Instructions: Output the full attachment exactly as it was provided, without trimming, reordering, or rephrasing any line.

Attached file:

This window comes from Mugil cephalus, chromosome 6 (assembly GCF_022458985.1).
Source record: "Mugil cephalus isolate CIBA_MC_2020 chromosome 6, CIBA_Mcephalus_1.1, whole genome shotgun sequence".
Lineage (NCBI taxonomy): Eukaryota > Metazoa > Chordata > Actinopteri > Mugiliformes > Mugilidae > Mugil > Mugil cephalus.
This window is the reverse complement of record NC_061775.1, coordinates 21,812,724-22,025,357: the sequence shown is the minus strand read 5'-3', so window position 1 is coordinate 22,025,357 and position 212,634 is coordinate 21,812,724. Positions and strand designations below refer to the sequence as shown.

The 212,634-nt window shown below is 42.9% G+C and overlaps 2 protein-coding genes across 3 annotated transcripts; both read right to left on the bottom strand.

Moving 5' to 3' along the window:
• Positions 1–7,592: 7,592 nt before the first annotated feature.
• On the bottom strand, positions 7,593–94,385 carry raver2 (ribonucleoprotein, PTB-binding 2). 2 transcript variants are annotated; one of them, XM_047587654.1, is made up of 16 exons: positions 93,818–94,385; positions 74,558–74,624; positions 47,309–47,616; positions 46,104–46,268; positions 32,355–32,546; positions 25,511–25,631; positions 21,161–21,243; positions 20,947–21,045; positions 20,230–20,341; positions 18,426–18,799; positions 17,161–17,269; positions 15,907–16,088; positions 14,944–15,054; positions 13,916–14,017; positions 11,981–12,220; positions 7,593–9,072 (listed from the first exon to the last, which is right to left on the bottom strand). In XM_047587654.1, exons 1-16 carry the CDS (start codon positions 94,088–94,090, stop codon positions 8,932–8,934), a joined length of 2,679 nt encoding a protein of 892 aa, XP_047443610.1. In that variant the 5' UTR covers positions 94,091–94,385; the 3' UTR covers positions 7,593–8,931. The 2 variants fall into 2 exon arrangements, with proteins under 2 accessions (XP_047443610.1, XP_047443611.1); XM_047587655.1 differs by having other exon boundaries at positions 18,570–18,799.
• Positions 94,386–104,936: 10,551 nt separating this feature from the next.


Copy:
This window comes from Mugil cephalus, chromosome 6 (assembly GCF_022458985.1).
Source record: "Mugil cephalus isolate CIBA_MC_2020 chromosome 6, CIBA_Mcephalus_1.1, whole genome shotgun sequence".
Lineage (NCBI taxonomy): Eukaryota > Metazoa > Chordata > Actinopteri > Mugiliformes > Mugilidae > Mugil > Mugil cephalus.
This window is the reverse complement of record NC_061775.1, coordinates 21,812,724-22,025,357: the sequence shown is the minus strand read 5'-3', so window position 1 is coordinate 22,025,357 and position 212,634 is coordinate 21,812,724. Positions and strand designations below refer to the sequence as shown.

The 212,634-nt window shown below is 42.9% G+C and overlaps 2 protein-coding genes across 3 annotated transcripts; both read right to left on the bottom strand.

Moving 5' to 3' along the window:
• Positions 1–7,592: 7,592 nt before the first annotated feature.
• On the bottom strand, positions 7,593–94,385 carry raver2 (ribonucleoprotein, PTB-binding 2). 2 transcript variants are annotated; one of them, XM_047587654.1, is made up of 16 exons: positions 93,818–94,385; positions 74,558–74,624; positions 47,309–47,616; positions 46,104–46,268; positions 32,355–32,546; positions 25,511–25,631; positions 21,161–21,243; positions 20,947–21,045; positions 20,230–20,341; positions 18,426–18,799; positions 17,161–17,269; positions 15,907–16,088; positions 14,944–15,054; positions 13,916–14,017; positions 11,981–12,220; positions 7,593–9,072 (listed from the first exon to the last, which is right to left on the bottom strand). In XM_047587654.1, exons 1-16 carry the CDS (start codon positions 94,088–94,090, stop codon positions 8,932–8,934), a joined length of 2,679 nt encoding a protein of 892 aa, XP_047443610.1. In that variant the 5' UTR covers positions 94,091–94,385; the 3' UTR covers positions 7,593–8,931. The 2 variants fall into 2 exon arrangements, with proteins under 2 accessions (XP_047443610.1, XP_047443611.1); XM_047587655.1 differs by having other exon boundaries at positions 18,570–18,799.
• Positions 94,386–104,936: 10,551 nt separating this feature from the next.